Phaidon Outtakes #4 Massimo Bottura and poetry
Spend a little time in contemplation, and “the 25 cent glass can become a piece of art" says our skinny Italian chef
Did you catch René Redzepi on BBC’s Desert Island Discs earlier this year? When he wasn’t describing how to prepare Chicken of the Woods mushrooms or wishing for a single day of snow each year, the world-renowned chef was praising the virtues of idleness. This might seem strange for someone who has achieved so much in such a short amount of time, yet Redzepi insists that he and his staff take four or five weeks off each year. “I think if you want to have a joyous, creative life,” he said, “that’s what you need, you need vacation.”
This sentiment is shared by another great gastronomic innovator (and Phaidon author), Massimo Bottura. In this, our latest outtake from our recent video shoot in Modena, Massimo considers why, in his professional life, downtime is important too. But Massimo isn’t describing a month spent on the beaches of Mexico, but rather the briefer moments of quiet contemplation within our daily lives.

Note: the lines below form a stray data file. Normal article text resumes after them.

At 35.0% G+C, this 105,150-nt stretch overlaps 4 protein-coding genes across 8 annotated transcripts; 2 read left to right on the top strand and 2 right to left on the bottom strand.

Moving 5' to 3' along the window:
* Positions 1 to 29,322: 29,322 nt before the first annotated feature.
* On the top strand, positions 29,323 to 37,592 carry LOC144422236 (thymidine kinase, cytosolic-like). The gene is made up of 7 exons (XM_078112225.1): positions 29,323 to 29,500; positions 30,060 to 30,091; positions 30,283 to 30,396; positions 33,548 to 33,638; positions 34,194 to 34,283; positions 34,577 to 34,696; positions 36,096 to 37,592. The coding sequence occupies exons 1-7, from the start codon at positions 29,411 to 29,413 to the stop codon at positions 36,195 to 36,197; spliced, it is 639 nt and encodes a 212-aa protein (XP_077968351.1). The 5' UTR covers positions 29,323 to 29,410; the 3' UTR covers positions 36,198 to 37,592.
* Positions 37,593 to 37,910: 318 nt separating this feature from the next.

“Leave a little space in your life for poetry,” he implores, “free from the obligations of everything you have to do." Though don’t reach for that short collection of Gertrude Stein just yet; Massimo is using the term in quite a loose, lyrical sense, praising the poetic mindset. To demonstrate his point he picks up bicchieri, a small, solid Murano crystal sculpture made by his friend and the photographic contributor to his book, Never Trust a Skinny Italian Chef, Carlo Benvenuto. The work is modelled on an inexpensive drinking vessel, yet it uses Arte Povera-style tactics to bring something meaningful and deep to the everyday. Massimo’s point? Only in contemplation can we find beauty and meaning. Spend a little time in contemplation, and “the little 25 cent glass can become a piece of art.” If you’d like to know more about Massimo's life, work, food and outlook, buy a copy of Never Trust a Skinny Italian Chef here.